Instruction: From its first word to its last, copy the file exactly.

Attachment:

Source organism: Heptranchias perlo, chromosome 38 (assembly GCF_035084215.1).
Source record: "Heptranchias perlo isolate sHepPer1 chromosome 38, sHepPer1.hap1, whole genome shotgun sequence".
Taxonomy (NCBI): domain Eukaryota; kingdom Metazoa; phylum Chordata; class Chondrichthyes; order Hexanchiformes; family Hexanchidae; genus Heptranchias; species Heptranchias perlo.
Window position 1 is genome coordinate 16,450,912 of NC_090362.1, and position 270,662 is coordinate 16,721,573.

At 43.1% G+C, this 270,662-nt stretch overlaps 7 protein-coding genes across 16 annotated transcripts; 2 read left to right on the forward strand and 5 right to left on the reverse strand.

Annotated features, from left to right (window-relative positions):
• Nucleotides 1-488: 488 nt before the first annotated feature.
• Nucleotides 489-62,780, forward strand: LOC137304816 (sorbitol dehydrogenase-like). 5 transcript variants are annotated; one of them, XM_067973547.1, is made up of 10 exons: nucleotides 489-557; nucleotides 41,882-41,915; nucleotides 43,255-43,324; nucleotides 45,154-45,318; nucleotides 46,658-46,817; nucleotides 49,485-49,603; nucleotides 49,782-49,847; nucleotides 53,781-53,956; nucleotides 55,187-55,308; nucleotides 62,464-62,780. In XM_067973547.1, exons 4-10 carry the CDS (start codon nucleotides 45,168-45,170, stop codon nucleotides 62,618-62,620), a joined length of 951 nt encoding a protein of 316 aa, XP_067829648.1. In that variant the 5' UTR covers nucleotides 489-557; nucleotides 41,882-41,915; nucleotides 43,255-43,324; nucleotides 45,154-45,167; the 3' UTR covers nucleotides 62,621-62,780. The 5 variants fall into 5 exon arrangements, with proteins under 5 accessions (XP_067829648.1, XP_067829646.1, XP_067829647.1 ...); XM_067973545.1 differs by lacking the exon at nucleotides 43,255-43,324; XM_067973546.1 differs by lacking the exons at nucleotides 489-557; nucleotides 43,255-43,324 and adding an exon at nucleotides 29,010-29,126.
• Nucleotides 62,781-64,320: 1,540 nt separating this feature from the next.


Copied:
Source organism: Heptranchias perlo, chromosome 38 (assembly GCF_035084215.1).
Source record: "Heptranchias perlo isolate sHepPer1 chromosome 38, sHepPer1.hap1, whole genome shotgun sequence".
Taxonomy (NCBI): domain Eukaryota; kingdom Metazoa; phylum Chordata; class Chondrichthyes; order Hexanchiformes; family Hexanchidae; genus Heptranchias; species Heptranchias perlo.
Window position 1 is genome coordinate 16,450,912 of NC_090362.1, and position 270,662 is coordinate 16,721,573.

At 43.1% G+C, this 270,662-nt stretch overlaps 7 protein-coding genes across 16 annotated transcripts; 2 read left to right on the forward strand and 5 right to left on the reverse strand.

Annotated features, from left to right (window-relative positions):
• Nucleotides 1-488: 488 nt before the first annotated feature.
• Nucleotides 489-62,780, forward strand: LOC137304816 (sorbitol dehydrogenase-like). 5 transcript variants are annotated; one of them, XM_067973547.1, is made up of 10 exons: nucleotides 489-557; nucleotides 41,882-41,915; nucleotides 43,255-43,324; nucleotides 45,154-45,318; nucleotides 46,658-46,817; nucleotides 49,485-49,603; nucleotides 49,782-49,847; nucleotides 53,781-53,956; nucleotides 55,187-55,308; nucleotides 62,464-62,780. In XM_067973547.1, exons 4-10 carry the CDS (start codon nucleotides 45,168-45,170, stop codon nucleotides 62,618-62,620), a joined length of 951 nt encoding a protein of 316 aa, XP_067829648.1. In that variant the 5' UTR covers nucleotides 489-557; nucleotides 41,882-41,915; nucleotides 43,255-43,324; nucleotides 45,154-45,167; the 3' UTR covers nucleotides 62,621-62,780. The 5 variants fall into 5 exon arrangements, with proteins under 5 accessions (XP_067829648.1, XP_067829646.1, XP_067829647.1 ...); XM_067973545.1 differs by lacking the exon at nucleotides 43,255-43,324; XM_067973546.1 differs by lacking the exons at nucleotides 489-557; nucleotides 43,255-43,324 and adding an exon at nucleotides 29,010-29,126.
• Nucleotides 62,781-64,320: 1,540 nt separating this feature from the next.